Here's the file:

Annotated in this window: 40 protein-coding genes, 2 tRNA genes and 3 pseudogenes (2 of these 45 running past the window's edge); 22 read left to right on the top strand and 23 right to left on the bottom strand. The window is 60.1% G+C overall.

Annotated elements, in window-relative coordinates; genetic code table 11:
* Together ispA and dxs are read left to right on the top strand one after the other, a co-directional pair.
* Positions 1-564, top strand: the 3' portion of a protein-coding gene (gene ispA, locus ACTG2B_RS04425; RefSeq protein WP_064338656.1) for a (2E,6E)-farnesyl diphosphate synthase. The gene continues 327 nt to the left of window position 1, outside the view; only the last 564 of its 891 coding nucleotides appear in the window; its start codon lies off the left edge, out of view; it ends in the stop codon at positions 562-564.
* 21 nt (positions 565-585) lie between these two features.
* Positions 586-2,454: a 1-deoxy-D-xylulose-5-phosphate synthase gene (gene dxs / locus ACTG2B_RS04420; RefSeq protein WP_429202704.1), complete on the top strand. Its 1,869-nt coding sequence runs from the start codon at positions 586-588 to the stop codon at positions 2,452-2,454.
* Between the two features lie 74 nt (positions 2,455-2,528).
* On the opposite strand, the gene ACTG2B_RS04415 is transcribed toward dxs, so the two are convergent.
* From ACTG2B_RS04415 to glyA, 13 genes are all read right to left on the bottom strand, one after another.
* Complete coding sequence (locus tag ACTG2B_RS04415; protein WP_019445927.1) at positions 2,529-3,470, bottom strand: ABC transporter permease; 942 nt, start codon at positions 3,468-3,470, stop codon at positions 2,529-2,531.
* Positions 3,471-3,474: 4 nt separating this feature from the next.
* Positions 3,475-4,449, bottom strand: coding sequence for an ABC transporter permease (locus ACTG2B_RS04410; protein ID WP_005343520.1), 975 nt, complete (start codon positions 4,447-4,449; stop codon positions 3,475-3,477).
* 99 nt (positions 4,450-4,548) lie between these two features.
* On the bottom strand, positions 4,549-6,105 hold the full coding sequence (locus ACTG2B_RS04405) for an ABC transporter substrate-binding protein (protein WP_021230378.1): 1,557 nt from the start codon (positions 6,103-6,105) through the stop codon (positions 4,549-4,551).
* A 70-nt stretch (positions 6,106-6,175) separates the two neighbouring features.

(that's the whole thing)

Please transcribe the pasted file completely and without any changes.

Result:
Annotated in this window: 40 protein-coding genes, 2 tRNA genes and 3 pseudogenes (2 of these 45 running past the window's edge); 22 read left to right on the top strand and 23 right to left on the bottom strand. The window is 60.1% G+C overall.

Annotated elements, in window-relative coordinates; genetic code table 11:
* Together ispA and dxs are read left to right on the top strand one after the other, a co-directional pair.
* Positions 1-564, top strand: the 3' portion of a protein-coding gene (gene ispA, locus ACTG2B_RS04425; RefSeq protein WP_064338656.1) for a (2E,6E)-farnesyl diphosphate synthase. The gene continues 327 nt to the left of window position 1, outside the view; only the last 564 of its 891 coding nucleotides appear in the window; its start codon lies off the left edge, out of view; it ends in the stop codon at positions 562-564.
* 21 nt (positions 565-585) lie between these two features.
* Positions 586-2,454: a 1-deoxy-D-xylulose-5-phosphate synthase gene (gene dxs / locus ACTG2B_RS04420; RefSeq protein WP_429202704.1), complete on the top strand. Its 1,869-nt coding sequence runs from the start codon at positions 586-588 to the stop codon at positions 2,452-2,454.
* Between the two features lie 74 nt (positions 2,455-2,528).
* On the opposite strand, the gene ACTG2B_RS04415 is transcribed toward dxs, so the two are convergent.
* From ACTG2B_RS04415 to glyA, 13 genes are all read right to left on the bottom strand, one after another.
* Complete coding sequence (locus tag ACTG2B_RS04415; protein WP_019445927.1) at positions 2,529-3,470, bottom strand: ABC transporter permease; 942 nt, start codon at positions 3,468-3,470, stop codon at positions 2,529-2,531.
* Positions 3,471-3,474: 4 nt separating this feature from the next.
* Positions 3,475-4,449, bottom strand: coding sequence for an ABC transporter permease (locus ACTG2B_RS04410; protein ID WP_005343520.1), 975 nt, complete (start codon positions 4,447-4,449; stop codon positions 3,475-3,477).
* 99 nt (positions 4,450-4,548) lie between these two features.
* On the bottom strand, positions 4,549-6,105 hold the full coding sequence (locus ACTG2B_RS04405) for an ABC transporter substrate-binding protein (protein WP_021230378.1): 1,557 nt from the start codon (positions 6,103-6,105) through the stop codon (positions 4,549-4,551).
* A 70-nt stretch (positions 6,106-6,175) separates the two neighbouring features.